The Administrative Maps of the Ming Dynasty (Incomplete Copy)


The author of this work was Chen Zushou (died 1637), a late-Ming literary author. A native of Yanling (present-day Changzhou, Jiangsu Province), Chen Zushou received his jin shi degree in 1634 and became, in the following year, an official at the Bureau of Operations, one of the four bureaus in the Ministry of War. In 1636, while working at the ministry, he wrote this book, based on a large number of earlier works and contemporary local records, including maps. The original edition, very rich in content, had three juan in three volumes. Juan one contained maps of the 13 provinces of the two capitals (Nanjing in the south and later Beijing in the north). Juan two depicted border towns, nine borders, and three mountain passes. Juan three dealt with rivers, seas, mountains, waterways, sea transport, river control, and foreign nations. The National Central Library has only the third juan. It has a brief preface followed by text and illustrations placed side by side. The subjects of the maps are rivers and the sea, the Ruo Shui (a major river system of northern China), regulation of the Yellow River, sea transport, flood-prevention sites, and flood control along the many thousands of kilometers of seacoast. Also included are a map showing the invasions by the Japanese, a map of the headquarters of the imperial horse stud, and maps of Korea and Annam, the Western Regions, the deserts, and the tribute-paying islands. The viewpoint and structure of the work followed the traditional world view, according to which the world was divided, geographically and culturally, into five zones and nine provinces, beginning from the midstream region of the Yellow River. The furthest region was designated as huang fu (the desert zone), while the center was known as hou fu (the privileged zone). Each map is accompanied by detailed explanations. All maps cover two half-pages. The square-shaped patterns on the maps are similar to lines of longitude and latitude, but there are no numerical markings. Chen Zushou was mainly in charge of military training and management of garrisons and ramparts. In the text, he criticized the ignorance shown by some authors when recording local conditions on documents, which in his view led to inaccurate descriptions of situations and to mishandling of border management. Chen paid special attention to the long-term effect on the country’s defense of various geographic conditions and changes in modes of transportation. In addition, he expounded on the advantages and disadvantages of the move of the capital from Nanjing to Beijing, which led to debates among officials on administrative management, transportation of materials, sea and land transportation, and military installations. The work is of historical value and includes new information not seen in earlier maps, such as the addition of Penghu, Jilang, and Duhu lakes. The maps are also geographically more accurate than previous maps and show more details relating to military matters. The work also eliminated certain geographical names that appeared in earlier maps and were no longer in use.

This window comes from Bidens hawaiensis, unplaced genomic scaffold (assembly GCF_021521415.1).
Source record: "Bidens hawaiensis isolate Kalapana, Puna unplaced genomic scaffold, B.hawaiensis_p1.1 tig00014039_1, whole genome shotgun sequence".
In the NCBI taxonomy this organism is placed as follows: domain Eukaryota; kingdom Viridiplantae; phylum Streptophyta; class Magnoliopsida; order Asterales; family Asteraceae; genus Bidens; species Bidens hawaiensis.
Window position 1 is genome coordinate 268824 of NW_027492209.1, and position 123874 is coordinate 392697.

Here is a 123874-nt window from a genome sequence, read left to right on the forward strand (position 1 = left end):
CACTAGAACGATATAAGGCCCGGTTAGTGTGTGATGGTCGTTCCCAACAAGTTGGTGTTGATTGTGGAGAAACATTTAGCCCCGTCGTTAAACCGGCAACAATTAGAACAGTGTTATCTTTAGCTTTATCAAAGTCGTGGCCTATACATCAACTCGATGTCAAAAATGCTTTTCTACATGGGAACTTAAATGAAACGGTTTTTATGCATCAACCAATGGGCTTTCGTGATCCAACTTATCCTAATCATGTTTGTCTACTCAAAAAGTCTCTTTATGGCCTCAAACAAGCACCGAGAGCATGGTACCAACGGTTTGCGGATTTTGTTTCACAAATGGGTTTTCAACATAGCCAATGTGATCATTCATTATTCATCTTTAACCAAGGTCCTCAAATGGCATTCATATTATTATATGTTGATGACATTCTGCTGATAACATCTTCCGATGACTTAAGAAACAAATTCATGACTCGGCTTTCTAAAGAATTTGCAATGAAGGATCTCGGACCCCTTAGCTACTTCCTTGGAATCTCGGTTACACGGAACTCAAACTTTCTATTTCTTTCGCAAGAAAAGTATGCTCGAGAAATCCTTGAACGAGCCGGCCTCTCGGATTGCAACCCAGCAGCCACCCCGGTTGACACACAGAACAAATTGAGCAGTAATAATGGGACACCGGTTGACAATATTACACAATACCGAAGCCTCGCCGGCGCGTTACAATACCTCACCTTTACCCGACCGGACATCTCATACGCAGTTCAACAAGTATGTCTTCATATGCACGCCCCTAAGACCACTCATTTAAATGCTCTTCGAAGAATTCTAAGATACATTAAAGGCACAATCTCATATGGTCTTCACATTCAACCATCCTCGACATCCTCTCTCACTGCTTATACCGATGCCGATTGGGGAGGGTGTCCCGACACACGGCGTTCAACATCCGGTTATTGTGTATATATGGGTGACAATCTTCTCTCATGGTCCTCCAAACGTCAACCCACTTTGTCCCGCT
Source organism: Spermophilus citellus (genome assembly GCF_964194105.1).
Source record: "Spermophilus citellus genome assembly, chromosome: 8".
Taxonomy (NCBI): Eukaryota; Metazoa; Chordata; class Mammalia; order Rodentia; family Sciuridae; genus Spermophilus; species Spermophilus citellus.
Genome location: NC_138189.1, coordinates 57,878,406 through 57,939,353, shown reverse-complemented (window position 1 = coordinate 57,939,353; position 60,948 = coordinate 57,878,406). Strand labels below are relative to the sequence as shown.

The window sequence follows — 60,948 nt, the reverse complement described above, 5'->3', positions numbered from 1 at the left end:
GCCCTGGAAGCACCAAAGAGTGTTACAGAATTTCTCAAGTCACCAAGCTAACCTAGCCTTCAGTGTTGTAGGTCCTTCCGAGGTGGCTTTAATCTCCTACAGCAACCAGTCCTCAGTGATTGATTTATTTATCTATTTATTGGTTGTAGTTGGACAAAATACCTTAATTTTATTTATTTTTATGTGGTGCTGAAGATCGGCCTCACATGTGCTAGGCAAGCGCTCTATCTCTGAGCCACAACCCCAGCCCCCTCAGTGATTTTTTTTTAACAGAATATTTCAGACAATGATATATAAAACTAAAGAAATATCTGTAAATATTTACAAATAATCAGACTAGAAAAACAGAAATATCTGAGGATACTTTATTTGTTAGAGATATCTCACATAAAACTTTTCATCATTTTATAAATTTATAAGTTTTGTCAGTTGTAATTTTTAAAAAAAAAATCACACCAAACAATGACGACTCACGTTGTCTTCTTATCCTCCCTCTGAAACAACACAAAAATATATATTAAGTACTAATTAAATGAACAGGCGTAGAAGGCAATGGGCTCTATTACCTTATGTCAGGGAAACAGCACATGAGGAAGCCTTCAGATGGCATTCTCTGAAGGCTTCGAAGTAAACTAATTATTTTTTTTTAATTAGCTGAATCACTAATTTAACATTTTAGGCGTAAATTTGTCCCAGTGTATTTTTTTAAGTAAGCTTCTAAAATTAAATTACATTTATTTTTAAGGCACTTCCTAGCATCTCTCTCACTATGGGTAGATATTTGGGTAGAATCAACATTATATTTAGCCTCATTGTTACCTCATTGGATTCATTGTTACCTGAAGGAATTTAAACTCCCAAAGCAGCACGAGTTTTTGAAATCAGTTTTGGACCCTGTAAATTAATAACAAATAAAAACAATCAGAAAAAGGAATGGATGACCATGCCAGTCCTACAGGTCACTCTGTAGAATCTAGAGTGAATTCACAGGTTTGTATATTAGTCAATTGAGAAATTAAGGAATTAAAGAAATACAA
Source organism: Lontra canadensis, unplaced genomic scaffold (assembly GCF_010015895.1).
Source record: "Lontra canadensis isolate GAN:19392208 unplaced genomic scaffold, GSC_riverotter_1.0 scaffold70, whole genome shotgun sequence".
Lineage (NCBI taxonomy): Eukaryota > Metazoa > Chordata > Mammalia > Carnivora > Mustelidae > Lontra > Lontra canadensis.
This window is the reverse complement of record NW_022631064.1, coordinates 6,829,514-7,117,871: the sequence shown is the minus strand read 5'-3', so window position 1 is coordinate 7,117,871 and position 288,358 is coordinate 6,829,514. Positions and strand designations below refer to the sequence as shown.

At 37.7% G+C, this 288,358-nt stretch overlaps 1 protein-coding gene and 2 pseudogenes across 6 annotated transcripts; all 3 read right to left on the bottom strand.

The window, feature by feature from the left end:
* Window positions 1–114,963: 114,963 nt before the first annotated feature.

Last updated: October 28, 2014